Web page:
A disturbance in the southwestern Gulf of Mexico is likely to become a tropical storm that will hit the northern U.S. Gulf Coast with wind and rain, forecasters said Thursday.
Moving off the eastern coast of Mexico, the low pressure system was likely to develop into a tropical or subtropical system Friday, according to the National Hurricane Center.
Forecasters issued a tropical storm warning for southeastern Louisiana and the northern Gulf Coast from the Alabama-Mississippi line to the Big Bend area of Florida.
The disturbance, which could become Tropical Storm Nestor, had maximum sustained winds of 35 mph (55 kmh) and was located about 620 miles (995 kilometers) southwest of the mouth of the Mississippi River. It was moving to the north at 8 mph (13 kmh) with a northeastern turn expected.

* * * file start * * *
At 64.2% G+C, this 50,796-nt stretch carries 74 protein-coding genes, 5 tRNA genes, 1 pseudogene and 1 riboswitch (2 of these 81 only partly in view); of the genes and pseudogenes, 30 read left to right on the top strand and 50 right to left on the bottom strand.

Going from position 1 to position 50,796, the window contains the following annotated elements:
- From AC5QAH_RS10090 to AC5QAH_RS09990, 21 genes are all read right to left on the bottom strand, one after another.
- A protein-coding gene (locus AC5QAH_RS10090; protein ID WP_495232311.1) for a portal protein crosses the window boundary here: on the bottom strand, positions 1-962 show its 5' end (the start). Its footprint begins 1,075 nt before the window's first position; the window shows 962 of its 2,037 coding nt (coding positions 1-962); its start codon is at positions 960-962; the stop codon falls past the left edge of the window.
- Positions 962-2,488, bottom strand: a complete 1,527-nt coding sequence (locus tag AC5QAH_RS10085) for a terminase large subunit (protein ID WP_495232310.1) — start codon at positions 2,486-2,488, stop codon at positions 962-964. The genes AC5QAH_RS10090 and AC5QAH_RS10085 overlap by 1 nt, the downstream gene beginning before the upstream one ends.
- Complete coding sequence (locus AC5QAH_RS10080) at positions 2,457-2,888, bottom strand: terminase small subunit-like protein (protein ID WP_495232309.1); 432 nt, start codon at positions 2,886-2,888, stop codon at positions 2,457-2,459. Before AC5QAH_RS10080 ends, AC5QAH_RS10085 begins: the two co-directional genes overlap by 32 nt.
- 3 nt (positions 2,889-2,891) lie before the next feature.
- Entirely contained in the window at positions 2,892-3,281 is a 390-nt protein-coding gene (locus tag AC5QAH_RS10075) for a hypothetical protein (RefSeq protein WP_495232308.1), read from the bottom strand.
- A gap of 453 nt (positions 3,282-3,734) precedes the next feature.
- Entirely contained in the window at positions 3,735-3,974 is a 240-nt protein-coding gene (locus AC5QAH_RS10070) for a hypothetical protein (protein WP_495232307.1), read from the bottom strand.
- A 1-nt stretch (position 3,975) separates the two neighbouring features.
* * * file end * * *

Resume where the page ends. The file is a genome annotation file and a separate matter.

A tropical storm could bring heavy rain across parts of the Southeast, which is in a deepening drought. Arid regions of Alabama, Georgia and northern Florida were in the storm’s possible track.
Forecasters said storm surge could be a problem on the Florida coast from around Apalachicola to near Tampa.
The system could still be a tropical storm with winds above 39 mph (63 kph) on Sunday morning over eastern North Carolina before moving back over water, forecasters said.
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